... distant Galaxy where strange and warlike beings were poised on the brink of frightful interstellar battle.
The two opposing leaders were meeting for the last time. A dreadful silence fell across the conference table as the commander of the Vl'hurgs, resplendent in his black jeweled battle shorts, gazed levelly at the G'Gugvuntt leader squatting opposite him in a cloud of green sweet-smelling steam, and, with a million sleek and horribly beweaponed star cruisers poised to unleash electric death at his single word of command, challenged the vile creature to take back what it had said about his mother.

If it wasn't for the fact that the North Koreans do possess weapons that they seem keen to use, gales of derisive laughter would be sweeping the world. 

Why Oh Why ( number 2 in a slowing growing series)

...do people use Facebook? In two separate developments in recent days, Facebook has announced plans to charge people who send messages to certain members of the celebrity class (and all of the money will be retained by Facebook, not distributed to those who are making this revenue stream possible), and to provide their own operating system for mobile phones which will be constantly logged in and displaying adverts.

Given that most Facebook users are children this is desperately sad. The peer pressures to be on Facebook are immense, and growing as some websites require a Facebook login for access, never mind the ludicrous and evil association that classifies all your casual contacts, and indeed the relentless advertisers in the background, as "friends" with contributions that are to be "liked". And who knows what data is being collected to hand over to advertisers each time a user connects with a real friend or makes a posting?

Brand advertising is relentlessly pernicious. I have from time to time on this blog pointed out particularly irritating examples. Happiness is not about buying things, or choosing to consume one branded good over another. Indeed, although the foundation of classical economics, itself the root of modern day market theory, is built on the idea of choice, the idea that choice = happiness is utterly unproven. It is just something that has been asserted and then succeeding generations of economists have taken it for granted. I think there are real studies of consumer behaviour that suggest that the profusion of brands and choice, typified by modern supermarkets, bewilders and distresses. And if there aren't, then there ought to be.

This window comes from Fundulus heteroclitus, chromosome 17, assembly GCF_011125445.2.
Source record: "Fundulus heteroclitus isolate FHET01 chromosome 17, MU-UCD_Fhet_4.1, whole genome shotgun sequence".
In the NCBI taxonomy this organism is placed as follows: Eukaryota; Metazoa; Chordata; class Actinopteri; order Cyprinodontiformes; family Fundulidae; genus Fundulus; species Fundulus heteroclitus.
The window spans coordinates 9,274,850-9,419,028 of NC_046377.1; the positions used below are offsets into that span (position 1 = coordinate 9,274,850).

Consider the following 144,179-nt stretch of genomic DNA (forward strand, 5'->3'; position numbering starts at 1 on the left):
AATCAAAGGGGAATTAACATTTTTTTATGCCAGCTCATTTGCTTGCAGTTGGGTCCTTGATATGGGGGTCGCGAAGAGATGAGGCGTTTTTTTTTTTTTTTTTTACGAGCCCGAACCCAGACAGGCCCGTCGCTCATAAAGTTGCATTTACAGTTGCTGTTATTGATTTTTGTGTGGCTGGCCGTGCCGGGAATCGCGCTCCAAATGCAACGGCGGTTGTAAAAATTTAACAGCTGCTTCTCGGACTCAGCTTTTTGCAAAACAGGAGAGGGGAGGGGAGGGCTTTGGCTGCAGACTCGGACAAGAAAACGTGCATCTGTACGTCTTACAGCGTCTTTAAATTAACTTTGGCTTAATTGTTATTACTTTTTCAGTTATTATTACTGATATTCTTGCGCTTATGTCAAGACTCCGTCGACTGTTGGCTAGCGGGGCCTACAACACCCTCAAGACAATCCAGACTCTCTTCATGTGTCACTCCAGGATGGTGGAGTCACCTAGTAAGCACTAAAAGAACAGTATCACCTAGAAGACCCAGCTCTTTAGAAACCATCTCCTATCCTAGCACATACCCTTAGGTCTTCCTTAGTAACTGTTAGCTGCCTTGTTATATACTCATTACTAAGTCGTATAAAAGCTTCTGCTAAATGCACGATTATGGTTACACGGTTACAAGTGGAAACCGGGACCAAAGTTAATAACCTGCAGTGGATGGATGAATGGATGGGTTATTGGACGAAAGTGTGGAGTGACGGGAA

So anything that "delivers" (their word, not mine) even more advertising to the most vulnerable in our society is to be utterly deplored. This website was supposed to be about students keeping in touch with each other not a goldmine for commercial interests.

Friday, April 12, 2013

Fish story

At a stroke, and for the grand sum of £13, I have doubled the fish population on my estate [i.e. the pond out the back: Ed]. There are now ten of the little blighters, a mix of goldfish and shubunkins but it is anyone's guess how many will survive. The most fascinating moment was when the incomers were lowered into the still achingly-cold water, cocooned in their plastic bag fresh from the aquatic centre. They squirmed about as if desperate to plunge into the rather murky waters below. The resident population came up to greet them, clustering around the bag as if encouraging a break-out. When I judged that they should be acclimatized (or rather, after a few minutes, when I was fed up waiting), the bag was cut and the new lot, with a little gentle persuasion of the "lift up the bag and shake it" variety, emerged and quickly vanished to explore the delights of the silt at the bottom with their new found chums.

The next exciting development will be feeding them. They respond to warmth but we haven't had much of that so far this year. And there is still no sign of the frogs. More later (if indeed there is any more).